What do you look for in a band that you want to sign for your label?
1. That they love to tour. Touring is 90% of the equation to making a band successful.
2. They have great music that fits our label's indie vibe.
3. They get along well with everyone, are team players.
4. They are great at self-promoting themselves in all areas.
5. They are career driven. We want to help bands build careers that will last a lifetime and not just put out records as art school projects. It is a huge bummer when you put all of this work into a band and they break up after just one record.
How important is the DIY approach to running the label?
You just need to be able to be super creative thinking, willing to adjust to all changes, and insanely hard working. During our first 7 years of running the label, I had like 5 jobs going all at the same time. All of it was done to support the label. So in that sense you have to be super dedicated. Part of a label's success is being willing to stick it out and survive over the years.
If you had to choose one release that you are proudest of over the years, what would it be?
That is extremely difficult - each release tells their own story. They are like time capsules. Every time I listen to one of our records or look at the album cover, it reminds me of all of the great memories that I had while that record was being recorded, released, etc. But some of the records that I am most proud of are from: Chairlift, Grizzly Bear, and Surfer Blood. Mainly just because those bands have worked so hard and therefore established success and long careers out of it. And I know they will continue to do so for many more years.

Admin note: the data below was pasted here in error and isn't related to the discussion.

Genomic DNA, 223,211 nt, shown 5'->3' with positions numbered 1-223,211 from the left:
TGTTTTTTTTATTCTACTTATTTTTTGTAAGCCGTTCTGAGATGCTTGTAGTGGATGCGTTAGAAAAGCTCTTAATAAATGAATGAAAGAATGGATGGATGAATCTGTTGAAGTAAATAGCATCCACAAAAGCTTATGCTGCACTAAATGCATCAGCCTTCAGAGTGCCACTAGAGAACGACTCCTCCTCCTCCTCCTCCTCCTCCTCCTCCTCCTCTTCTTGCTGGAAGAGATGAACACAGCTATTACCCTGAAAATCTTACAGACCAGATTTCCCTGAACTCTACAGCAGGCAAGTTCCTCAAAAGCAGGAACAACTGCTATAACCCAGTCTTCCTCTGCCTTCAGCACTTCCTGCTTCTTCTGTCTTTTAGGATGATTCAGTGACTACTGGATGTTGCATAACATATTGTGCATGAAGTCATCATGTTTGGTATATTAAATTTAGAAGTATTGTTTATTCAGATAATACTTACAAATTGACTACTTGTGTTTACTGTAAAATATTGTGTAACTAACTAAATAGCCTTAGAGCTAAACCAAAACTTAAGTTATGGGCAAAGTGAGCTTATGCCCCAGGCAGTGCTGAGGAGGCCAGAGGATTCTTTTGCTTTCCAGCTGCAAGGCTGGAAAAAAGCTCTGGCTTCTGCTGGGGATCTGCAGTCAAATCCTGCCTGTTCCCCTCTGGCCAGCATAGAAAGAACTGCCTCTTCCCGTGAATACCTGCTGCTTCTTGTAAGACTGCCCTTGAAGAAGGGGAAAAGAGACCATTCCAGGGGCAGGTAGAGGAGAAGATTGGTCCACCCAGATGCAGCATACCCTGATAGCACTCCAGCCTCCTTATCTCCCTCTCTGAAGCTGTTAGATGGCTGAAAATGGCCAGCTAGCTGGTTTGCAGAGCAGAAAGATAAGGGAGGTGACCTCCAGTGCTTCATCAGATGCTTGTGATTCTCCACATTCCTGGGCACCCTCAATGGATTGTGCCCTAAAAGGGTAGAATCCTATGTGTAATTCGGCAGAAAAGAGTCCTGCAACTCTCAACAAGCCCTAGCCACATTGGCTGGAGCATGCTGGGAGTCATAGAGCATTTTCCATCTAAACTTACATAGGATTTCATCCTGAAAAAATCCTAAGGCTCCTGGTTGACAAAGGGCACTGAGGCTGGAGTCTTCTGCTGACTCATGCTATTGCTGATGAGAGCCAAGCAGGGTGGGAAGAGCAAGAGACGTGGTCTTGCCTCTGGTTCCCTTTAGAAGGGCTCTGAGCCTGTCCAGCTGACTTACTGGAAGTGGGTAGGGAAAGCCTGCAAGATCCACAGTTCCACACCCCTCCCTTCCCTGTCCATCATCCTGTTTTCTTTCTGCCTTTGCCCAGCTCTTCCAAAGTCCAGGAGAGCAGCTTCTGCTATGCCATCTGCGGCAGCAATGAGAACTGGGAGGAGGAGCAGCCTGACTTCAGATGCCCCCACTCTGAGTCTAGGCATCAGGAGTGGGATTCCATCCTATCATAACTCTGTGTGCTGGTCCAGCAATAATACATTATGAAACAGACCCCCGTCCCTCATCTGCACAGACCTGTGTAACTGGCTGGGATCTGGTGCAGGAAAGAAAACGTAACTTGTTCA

Recently you've been working with Splashh and Fear of Men, why do you approach bands from the UK and do you think they are little unsung in the states?
We've put out UK records from UK bands before so this isn't necessarily a brand new thing. It definitely is harder to sell UK bands in the states as the U.S. has its own scene or thing going on and people tend to favour what's already familiar to them. It's always been that way. But that doesn't matter. If it's great music, it will find the right people.
Elsewhere on DIY
Posted 4 min. ago
Posted 26 min. ago
Posted 44 min. ago